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Marx-Engels Correspondence 1857

Marx to Ferdinand Lassalle
In Düsseldorf

Source: MECW Volume 40, p. 225;
First published: in F. Lassalle. Nachgelassene Briefe und Schriften, Berlin, 1922.

London, 21 December 1857
9 Grafton Terrace, Maitland Park, Haverstock Hill

Dear Lassalle,

Of the various letters you mention I have received only one, that sent via Freiligrath. I didn’t answer, or rather was awaiting a private occasion for answering which, for reasons that cannot very well be committed to paper, did not present itself. I would point out, by the by, that it was you who first broke off the correspondence by failing for such a long time to answer a letter dated Manchester [8 Nov 1855].

My thanks for Heraclitus. I have always felt a great tenderness for this philosopher, whom I prefer above all the Ancients save Aristotle. [Later] philosophy — Epicurus (him in particular), Stoa and Scepticism — [I] had made the object of special study, but for [political] rather than philosophical [...] reasons. While [tendering] my thanks, [I] must at the same time [say] that the work has not yet reached me.

Doubtless [Nutt’s] will send it as soon as it comes into their [...] to write [... Mi]nistry. My views on Palmerston you know, and these have not changed. Besides, I know nothing whatever about the paper since Austrian journals are nowhere on display here, and am thus quite ignorant of its general line. Whatever the case, I should he interested to see one or two numbers.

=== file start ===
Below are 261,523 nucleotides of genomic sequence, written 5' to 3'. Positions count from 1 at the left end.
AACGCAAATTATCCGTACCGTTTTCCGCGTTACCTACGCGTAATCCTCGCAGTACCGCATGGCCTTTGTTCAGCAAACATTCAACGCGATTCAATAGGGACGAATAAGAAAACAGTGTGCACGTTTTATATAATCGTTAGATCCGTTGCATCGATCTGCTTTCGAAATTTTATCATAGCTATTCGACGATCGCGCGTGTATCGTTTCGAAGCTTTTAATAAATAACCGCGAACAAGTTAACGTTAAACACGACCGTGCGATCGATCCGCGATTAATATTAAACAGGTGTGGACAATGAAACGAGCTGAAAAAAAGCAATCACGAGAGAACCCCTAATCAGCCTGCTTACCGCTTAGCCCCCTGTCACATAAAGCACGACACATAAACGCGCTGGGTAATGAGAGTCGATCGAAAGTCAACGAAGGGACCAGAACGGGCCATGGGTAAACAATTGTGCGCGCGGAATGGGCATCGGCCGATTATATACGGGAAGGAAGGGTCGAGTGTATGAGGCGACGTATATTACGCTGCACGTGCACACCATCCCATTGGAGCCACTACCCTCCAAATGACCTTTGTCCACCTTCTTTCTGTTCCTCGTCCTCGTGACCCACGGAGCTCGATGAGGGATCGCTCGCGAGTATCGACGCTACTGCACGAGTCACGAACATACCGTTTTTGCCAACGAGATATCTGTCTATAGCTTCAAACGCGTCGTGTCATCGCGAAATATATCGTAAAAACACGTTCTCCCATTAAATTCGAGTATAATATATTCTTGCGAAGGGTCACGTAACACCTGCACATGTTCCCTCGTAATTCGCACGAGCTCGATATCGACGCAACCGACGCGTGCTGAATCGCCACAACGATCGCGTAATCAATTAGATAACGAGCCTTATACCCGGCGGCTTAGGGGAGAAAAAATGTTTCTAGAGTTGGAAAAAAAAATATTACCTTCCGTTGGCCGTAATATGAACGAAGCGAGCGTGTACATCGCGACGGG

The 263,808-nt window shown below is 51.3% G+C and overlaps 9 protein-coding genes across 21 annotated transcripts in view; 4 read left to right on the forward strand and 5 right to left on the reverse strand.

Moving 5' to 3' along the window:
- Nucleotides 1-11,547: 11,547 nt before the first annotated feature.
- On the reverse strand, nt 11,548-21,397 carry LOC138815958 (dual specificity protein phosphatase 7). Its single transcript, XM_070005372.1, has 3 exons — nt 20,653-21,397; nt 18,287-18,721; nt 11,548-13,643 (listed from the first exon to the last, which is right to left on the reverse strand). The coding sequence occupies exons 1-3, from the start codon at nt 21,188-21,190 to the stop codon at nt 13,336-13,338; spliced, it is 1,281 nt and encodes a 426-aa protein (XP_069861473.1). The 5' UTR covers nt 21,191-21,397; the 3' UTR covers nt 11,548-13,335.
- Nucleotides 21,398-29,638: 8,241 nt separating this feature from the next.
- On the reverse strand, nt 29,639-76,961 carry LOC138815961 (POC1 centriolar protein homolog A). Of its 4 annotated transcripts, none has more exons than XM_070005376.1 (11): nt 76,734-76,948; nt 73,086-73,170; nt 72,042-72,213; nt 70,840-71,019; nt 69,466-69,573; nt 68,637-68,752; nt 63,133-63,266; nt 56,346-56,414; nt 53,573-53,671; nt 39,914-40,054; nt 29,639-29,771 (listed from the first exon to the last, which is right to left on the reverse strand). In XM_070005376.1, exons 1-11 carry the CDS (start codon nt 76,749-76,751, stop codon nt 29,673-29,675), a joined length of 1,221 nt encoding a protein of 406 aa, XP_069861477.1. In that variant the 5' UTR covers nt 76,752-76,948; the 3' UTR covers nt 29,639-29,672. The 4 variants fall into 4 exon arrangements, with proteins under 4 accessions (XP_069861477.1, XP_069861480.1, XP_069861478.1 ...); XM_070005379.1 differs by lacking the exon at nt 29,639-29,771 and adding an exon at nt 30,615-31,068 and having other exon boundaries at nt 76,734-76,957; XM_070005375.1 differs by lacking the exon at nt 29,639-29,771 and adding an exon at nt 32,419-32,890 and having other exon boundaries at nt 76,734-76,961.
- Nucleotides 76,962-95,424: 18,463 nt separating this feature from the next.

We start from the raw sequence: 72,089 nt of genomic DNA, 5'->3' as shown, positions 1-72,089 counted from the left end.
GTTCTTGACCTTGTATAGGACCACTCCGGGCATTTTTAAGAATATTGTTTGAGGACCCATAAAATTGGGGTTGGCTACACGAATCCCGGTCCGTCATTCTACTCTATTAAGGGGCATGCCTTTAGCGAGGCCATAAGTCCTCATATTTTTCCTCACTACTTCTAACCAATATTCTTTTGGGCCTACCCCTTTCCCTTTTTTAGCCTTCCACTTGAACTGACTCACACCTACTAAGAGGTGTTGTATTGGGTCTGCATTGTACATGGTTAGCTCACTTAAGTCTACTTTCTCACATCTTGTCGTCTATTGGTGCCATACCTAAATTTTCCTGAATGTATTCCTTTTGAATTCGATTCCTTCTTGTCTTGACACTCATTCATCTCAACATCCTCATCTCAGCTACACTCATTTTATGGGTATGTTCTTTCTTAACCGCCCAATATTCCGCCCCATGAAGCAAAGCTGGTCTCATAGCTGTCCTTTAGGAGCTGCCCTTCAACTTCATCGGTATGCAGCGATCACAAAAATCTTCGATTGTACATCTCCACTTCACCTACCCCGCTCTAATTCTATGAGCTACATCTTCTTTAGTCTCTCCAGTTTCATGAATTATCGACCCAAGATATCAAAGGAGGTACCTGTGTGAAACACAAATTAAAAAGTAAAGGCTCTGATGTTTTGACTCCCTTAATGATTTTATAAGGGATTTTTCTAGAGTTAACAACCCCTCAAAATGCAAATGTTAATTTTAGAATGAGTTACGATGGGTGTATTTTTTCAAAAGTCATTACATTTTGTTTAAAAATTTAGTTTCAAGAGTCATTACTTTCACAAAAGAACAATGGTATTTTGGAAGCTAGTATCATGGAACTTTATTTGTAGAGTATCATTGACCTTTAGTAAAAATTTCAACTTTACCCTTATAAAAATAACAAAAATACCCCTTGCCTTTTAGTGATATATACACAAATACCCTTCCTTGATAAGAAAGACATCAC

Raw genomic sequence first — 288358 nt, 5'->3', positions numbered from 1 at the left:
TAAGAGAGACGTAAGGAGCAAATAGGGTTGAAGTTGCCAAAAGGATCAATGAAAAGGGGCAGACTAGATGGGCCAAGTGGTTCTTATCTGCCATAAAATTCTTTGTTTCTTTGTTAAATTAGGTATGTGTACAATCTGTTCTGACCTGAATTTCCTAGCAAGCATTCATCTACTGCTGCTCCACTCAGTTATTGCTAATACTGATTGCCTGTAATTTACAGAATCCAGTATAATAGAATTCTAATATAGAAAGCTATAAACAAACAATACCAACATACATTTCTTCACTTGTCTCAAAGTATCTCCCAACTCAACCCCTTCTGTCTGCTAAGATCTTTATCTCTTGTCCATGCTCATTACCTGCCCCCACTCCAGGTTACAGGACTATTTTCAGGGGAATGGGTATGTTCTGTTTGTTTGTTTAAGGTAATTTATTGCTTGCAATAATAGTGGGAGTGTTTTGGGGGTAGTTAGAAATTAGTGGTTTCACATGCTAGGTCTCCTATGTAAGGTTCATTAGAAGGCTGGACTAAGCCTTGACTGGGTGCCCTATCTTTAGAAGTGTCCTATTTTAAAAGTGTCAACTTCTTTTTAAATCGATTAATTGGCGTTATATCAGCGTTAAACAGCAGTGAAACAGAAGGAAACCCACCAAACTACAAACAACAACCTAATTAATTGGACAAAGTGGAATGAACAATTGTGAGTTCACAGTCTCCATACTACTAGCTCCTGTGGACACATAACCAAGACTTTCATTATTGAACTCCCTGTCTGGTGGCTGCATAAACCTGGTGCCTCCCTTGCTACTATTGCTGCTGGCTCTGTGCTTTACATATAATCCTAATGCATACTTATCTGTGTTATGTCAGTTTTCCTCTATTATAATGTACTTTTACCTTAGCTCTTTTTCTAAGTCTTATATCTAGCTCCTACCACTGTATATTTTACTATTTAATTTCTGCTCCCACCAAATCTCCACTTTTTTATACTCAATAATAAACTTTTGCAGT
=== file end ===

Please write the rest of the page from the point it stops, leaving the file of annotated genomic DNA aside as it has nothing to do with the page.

I live in great isolation here, all my friends except Freiligrath having left London. Anyway, I have no desire for intercourse. Relativement parlant, Freiligrath is doing quite well as manager of the Swiss Bank and is still the same good-natured, sterling fellow he has always been. Lupus and Engels are in Manchester as before. We still lament the loss of Weerth.

The present commercial crisis has impelled me to set to work seriously on my outlines [Grundrisse] of political economy, and also to prepare something on the present crisis. I am forced to fritter away [...] my days earning a living. [Only] the nights remain free for real work and that is disrupted by ill-health. I [have] not yet looked round for a publisher as I know from experience the [...] come of it [...] when I cannot send you any news, living as I do like a hermit. Throughout last winter and summer my wife was very unwell, but has now recovered in some measure.

If you know Dr Elsner’s address please send him my regards.

That old ass Ruge has, I am told, made an attempt to resuscitate his Deutsche Jahrbücher. History will not put the clock back far enough to make this feasible.

K. M.